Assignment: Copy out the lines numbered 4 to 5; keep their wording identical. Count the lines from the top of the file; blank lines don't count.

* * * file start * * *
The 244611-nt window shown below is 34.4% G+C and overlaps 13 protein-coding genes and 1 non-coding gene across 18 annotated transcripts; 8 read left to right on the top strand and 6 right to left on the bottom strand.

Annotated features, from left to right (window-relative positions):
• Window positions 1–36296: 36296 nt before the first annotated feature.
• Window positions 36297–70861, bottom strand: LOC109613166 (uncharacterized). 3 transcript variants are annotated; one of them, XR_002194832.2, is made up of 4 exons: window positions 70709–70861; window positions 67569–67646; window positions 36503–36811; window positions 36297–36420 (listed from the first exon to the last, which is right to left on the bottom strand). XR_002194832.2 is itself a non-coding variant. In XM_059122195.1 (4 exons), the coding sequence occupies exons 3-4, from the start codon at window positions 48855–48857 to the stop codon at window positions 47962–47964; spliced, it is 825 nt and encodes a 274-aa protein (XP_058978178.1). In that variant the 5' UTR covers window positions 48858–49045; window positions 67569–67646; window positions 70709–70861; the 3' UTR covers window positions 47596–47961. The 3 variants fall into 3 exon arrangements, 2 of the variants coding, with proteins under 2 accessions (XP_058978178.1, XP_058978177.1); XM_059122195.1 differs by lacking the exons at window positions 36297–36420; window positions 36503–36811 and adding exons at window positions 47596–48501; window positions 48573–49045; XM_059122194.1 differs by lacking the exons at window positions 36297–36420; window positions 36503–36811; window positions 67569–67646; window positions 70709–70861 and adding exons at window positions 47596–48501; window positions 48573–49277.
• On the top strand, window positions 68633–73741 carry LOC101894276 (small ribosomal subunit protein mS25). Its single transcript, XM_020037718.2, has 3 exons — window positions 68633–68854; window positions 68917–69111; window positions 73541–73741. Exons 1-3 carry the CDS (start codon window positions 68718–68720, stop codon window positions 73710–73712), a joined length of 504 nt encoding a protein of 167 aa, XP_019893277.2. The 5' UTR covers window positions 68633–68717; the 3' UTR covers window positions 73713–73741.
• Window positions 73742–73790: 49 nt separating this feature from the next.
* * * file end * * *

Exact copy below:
• Window positions 36297–70861, bottom strand: LOC109613166 (uncharacterized). 3 transcript variants are annotated; one of them, XR_002194832.2, is made up of 4 exons: window positions 70709–70861; window positions 67569–67646; window positions 36503–36811; window positions 36297–36420 (listed from the first exon to the last, which is right to left on the bottom strand). XR_002194832.2 is itself a non-coding variant. In XM_059122195.1 (4 exons), the coding sequence occupies exons 3-4, from the start codon at window positions 48855–48857 to the stop codon at window positions 47962–47964; spliced, it is 825 nt and encodes a 274-aa protein (XP_058978178.1). In that variant the 5' UTR covers window positions 48858–49045; window positions 67569–67646; window positions 70709–70861; the 3' UTR covers window positions 47596–47961. The 3 variants fall into 3 exon arrangements, 2 of the variants coding, with proteins under 2 accessions (XP_058978178.1, XP_058978177.1); XM_059122195.1 differs by lacking the exons at window positions 36297–36420; window positions 36503–36811 and adding exons at window positions 47596–48501; window positions 48573–49045; XM_059122194.1 differs by lacking the exons at window positions 36297–36420; window positions 36503–36811; window positions 67569–67646; window positions 70709–70861 and adding exons at window positions 47596–48501; window positions 48573–49277.
• On the top strand, window positions 68633–73741 carry LOC101894276 (small ribosomal subunit protein mS25). Its single transcript, XM_020037718.2, has 3 exons — window positions 68633–68854; window positions 68917–69111; window positions 73541–73741. Exons 1-3 carry the CDS (start codon window positions 68718–68720, stop codon window positions 73710–73712), a joined length of 504 nt encoding a protein of 167 aa, XP_019893277.2. The 5' UTR covers window positions 68633–68717; the 3' UTR covers window positions 73713–73741.